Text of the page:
Marco Polo’s do-it-yourself Hymnen
“The Complete National Anthems of the World.” Slovak Radio Symphony Orchestra, Peter Breiner (arr. and cond.). Marco Polo 8.208009 (http://www.naxos.com/).
On the fifth Thursday of a month containing the letter “p,” I host the poker game. My responsibilities comprise music, nosh, and game supplies. I set the usual standbys aside: Ono, Piaf, Ms. F.F. Jenkins et al., opting instead for a new Marco Polo release, “The Complete National Anthems of the World,” 2005 edition, eight discs. Arranger Peter Breiner conducts the Slovak Radio Symphony Orchestra.
By any reasonable measure, this is an insane undertaking, reflecting not just dedication, but a whole lot of research. The first version (1998’s Marco Polo 8.206001) spanned just six discs. The introductory note by Erwin Hoheisel of the German-based Archives for International States Symbolism informs us that several national entities have introduced new anthems since the time of the earlier set, among them Afghanistan, Bosnia and Herzegovina, Congo-Kinshasa, East Timor, Iraq, Russia, Rwanda and Somalia.
The box indicates a playing time of 9:36:40. I’ve every confidence others out there are as eager as I to set a day aside for playing all eight discs. Many countries have multiple representations. For example, the set includes IOC-sanctioned Olympic versions that lop off repeats and amputate verses.
It will come as no surprise that most of these anthems are optimistic, major-key affairs. Romania and The Turkish Republic of North Cyprus are among the few set in a minor key. Among the grimmest, the Azerbaijan anthem yet falls well short of black armbands.
As far as I can tell, tracks are recycled for states that share tunes. For reasons in all likelihood historical, many places employ “God Save the Queen” or the “Marseillaise.” Liechtenstein and “Norway’s Royal Song” both apply Great Britain’s tune to presumably different words.
What makes a good anthem? Familiarity prevents objectivity. Take the “Marseillaise,” here harmonized differently than is customarily heard: It sounds less solemn owing to added grace notes at the first line’s “Patrie,” and later, a frilly trill at “Mugir.” Is it a great tune because we immediately conjure “Liberté, Fraternité et Egalité”? Would we grow to have feelings for an unfamiliar tune if there were strong associations: a favorite tourist spot, military service, or a sports victory?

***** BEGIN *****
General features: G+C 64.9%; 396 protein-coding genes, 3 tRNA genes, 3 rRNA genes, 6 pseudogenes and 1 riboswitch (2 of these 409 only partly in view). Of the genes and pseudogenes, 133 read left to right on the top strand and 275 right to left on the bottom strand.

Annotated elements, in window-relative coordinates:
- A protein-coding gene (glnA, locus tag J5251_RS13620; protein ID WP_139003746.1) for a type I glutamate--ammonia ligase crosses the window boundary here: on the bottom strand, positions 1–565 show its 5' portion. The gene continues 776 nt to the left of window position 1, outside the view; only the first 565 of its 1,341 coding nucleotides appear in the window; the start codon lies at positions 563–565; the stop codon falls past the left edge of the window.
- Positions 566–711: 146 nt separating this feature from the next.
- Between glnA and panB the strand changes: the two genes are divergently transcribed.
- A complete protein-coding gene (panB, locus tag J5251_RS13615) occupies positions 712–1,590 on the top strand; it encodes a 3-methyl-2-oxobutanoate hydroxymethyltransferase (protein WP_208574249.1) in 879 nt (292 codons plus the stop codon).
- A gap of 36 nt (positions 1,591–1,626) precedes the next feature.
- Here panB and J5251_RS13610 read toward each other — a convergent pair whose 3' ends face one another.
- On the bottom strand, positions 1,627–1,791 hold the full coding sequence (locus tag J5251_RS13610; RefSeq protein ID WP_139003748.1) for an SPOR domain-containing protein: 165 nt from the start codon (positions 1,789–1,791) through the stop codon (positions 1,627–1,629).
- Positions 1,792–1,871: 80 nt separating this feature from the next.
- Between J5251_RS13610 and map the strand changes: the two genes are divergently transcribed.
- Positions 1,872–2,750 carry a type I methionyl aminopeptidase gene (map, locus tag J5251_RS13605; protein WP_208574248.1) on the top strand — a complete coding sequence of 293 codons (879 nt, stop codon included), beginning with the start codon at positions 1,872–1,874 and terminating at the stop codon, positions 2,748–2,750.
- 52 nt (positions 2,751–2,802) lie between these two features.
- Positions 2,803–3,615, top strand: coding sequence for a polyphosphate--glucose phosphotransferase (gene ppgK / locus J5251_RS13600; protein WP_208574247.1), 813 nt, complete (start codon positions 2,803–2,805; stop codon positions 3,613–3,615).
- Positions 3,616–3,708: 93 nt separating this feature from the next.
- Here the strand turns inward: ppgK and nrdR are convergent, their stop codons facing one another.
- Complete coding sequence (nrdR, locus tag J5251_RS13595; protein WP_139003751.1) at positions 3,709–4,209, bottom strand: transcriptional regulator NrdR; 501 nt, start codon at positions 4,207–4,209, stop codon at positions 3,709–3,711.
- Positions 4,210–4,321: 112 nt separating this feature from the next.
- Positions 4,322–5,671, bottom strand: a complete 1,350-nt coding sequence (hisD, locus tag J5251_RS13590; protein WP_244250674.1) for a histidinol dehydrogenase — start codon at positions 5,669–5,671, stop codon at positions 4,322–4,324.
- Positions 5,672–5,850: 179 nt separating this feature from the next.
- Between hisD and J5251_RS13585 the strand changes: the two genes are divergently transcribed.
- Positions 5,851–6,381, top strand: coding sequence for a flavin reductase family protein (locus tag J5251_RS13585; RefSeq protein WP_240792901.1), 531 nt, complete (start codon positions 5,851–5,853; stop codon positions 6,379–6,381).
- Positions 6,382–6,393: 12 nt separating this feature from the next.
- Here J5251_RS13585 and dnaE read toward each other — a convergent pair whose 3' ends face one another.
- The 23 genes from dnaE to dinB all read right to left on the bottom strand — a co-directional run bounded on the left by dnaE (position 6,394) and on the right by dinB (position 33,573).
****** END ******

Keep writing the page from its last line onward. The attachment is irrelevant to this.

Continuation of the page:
I’m sure there are stories to be told. Why do the oldest countries tend towards classical tunes which adhere to four-part harmonies and strict counterpoint? England’s anthem (The Constituent Kingdom of England) is derived from Elgar’s Pomp and Circumstance March No. 1. What could be more conventional? And why do some 19th-century anthems sound like Gilbert & Sullivan? Indeed, Rossini could have penned Brazil’s or Uruguay’s 5:05 mini-tone poem.
A lot of the non-European national tunes, especially those from Africa, have prominent percussion. (I recall Tibor Kalman’s portrait of Queen Elizabeth.) Rwanda’s anthem flaunts percussion-heavy pentatonics. Gambia’s features subtle toms. Among anthems with modal melodies are those of Bangladesh, Bhutan, Burundi and Kenya. Mauritania’s — not to be confused with Mauritius — consists of a truly exotic tune. India’s ends on a puzzling half-cadence. There’s no way to describe Tibet’s as other than celestial.
Is an anthem memorable if you don’t know the words? The lovely waltz-like Guernsey anthem was the only one which prompted replay (and a trip to the atlas). Malta’s has a nicely ornamented tune. The Netherlands Antilles’ anthem is rather sweet in a Broadway-toe-tapping way. Senegal’s is remarkably stately.
And then there are the several eyebrow-raisers. Russia’s elevator-jazz alternate is downright embarrassing. And why does the USA have a 2005 version? Had some dominant-seventh chord been declared unpatriotic? Actually, so many folks disliked Breiner’s first version that he had to create another. However well-intentioned, Breiner singed somewhat in the spotlight’s hot glare for his deviant “Oh Canada” at the Athens Olympics (see here). At least, like Stravinsky, he wasn’t arrested by the Boston police for his reharmonization of our national tune.
The set’s eight discs are encased in individual jewel boxes as sensible packaging for radio stations or those who might actually need only one or two tracks. A 36-page booklet offers each country’s flag and coat of arms or seal, the tune’s name, a translated first line, credits for author and composer, and the year the anthem was adopted.
Gathered around the felt-covered table amidst stacked chips and scattered cards, we suppressed whatever urges to stand and salute. Eyes watered now and then. We could never guess the country at play, but that didn’t matter. We were listening to expressions of pride.
[More Ethelbert Nevin]